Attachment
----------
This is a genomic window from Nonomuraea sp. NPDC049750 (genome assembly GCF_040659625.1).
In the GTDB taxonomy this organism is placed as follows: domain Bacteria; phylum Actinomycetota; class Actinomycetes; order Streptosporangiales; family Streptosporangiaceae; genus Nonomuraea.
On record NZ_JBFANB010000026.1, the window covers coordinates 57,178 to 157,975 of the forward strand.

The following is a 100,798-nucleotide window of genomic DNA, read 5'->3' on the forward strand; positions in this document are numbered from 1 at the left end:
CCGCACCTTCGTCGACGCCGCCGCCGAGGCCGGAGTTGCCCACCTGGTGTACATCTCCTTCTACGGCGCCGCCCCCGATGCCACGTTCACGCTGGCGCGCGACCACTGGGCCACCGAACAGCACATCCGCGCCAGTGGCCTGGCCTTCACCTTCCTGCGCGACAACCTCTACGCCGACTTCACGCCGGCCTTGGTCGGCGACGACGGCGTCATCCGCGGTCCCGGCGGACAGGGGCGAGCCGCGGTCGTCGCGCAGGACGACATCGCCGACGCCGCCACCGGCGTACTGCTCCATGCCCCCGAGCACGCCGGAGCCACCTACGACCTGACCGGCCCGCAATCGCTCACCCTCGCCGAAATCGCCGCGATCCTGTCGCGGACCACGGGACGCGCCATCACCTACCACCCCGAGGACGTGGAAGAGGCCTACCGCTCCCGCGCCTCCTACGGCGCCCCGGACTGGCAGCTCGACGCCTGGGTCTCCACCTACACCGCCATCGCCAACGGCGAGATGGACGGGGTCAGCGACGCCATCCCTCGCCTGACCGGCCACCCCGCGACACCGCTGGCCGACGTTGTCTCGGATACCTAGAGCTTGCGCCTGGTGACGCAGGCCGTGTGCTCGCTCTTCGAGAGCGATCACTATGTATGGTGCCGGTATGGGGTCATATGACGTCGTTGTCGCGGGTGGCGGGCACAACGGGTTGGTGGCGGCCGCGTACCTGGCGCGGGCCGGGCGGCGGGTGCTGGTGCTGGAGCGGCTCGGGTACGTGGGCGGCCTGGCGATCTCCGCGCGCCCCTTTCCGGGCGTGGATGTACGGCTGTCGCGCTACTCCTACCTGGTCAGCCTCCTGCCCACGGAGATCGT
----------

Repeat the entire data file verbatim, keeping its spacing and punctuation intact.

This is a genomic window from Nonomuraea sp. NPDC049750 (genome assembly GCF_040659625.1).
In the GTDB taxonomy this organism is placed as follows: domain Bacteria; phylum Actinomycetota; class Actinomycetes; order Streptosporangiales; family Streptosporangiaceae; genus Nonomuraea.
On record NZ_JBFANB010000026.1, the window covers coordinates 57,178 to 157,975 of the forward strand.

The following is a 100,798-nucleotide window of genomic DNA, read 5'->3' on the forward strand; positions in this document are numbered from 1 at the left end:
CCGCACCTTCGTCGACGCCGCCGCCGAGGCCGGAGTTGCCCACCTGGTGTACATCTCCTTCTACGGCGCCGCCCCCGATGCCACGTTCACGCTGGCGCGCGACCACTGGGCCACCGAACAGCACATCCGCGCCAGTGGCCTGGCCTTCACCTTCCTGCGCGACAACCTCTACGCCGACTTCACGCCGGCCTTGGTCGGCGACGACGGCGTCATCCGCGGTCCCGGCGGACAGGGGCGAGCCGCGGTCGTCGCGCAGGACGACATCGCCGACGCCGCCACCGGCGTACTGCTCCATGCCCCCGAGCACGCCGGAGCCACCTACGACCTGACCGGCCCGCAATCGCTCACCCTCGCCGAAATCGCCGCGATCCTGTCGCGGACCACGGGACGCGCCATCACCTACCACCCCGAGGACGTGGAAGAGGCCTACCGCTCCCGCGCCTCCTACGGCGCCCCGGACTGGCAGCTCGACGCCTGGGTCTCCACCTACACCGCCATCGCCAACGGCGAGATGGACGGGGTCAGCGACGCCATCCCTCGCCTGACCGGCCACCCCGCGACACCGCTGGCCGACGTTGTCTCGGATACCTAGAGCTTGCGCCTGGTGACGCAGGCCGTGTGCTCGCTCTTCGAGAGCGATCACTATGTATGGTGCCGGTATGGGGTCATATGACGTCGTTGTCGCGGGTGGCGGGCACAACGGGTTGGTGGCGGCCGCGTACCTGGCGCGGGCCGGGCGGCGGGTGCTGGTGCTGGAGCGGCTCGGGTACGTGGGCGGCCTGGCGATCTCCGCGCGCCCCTTTCCGGGCGTGGATGTACGGCTGTCGCGCTACTCCTACCTGGTCAGCCTCCTGCCCACGGAGATCGT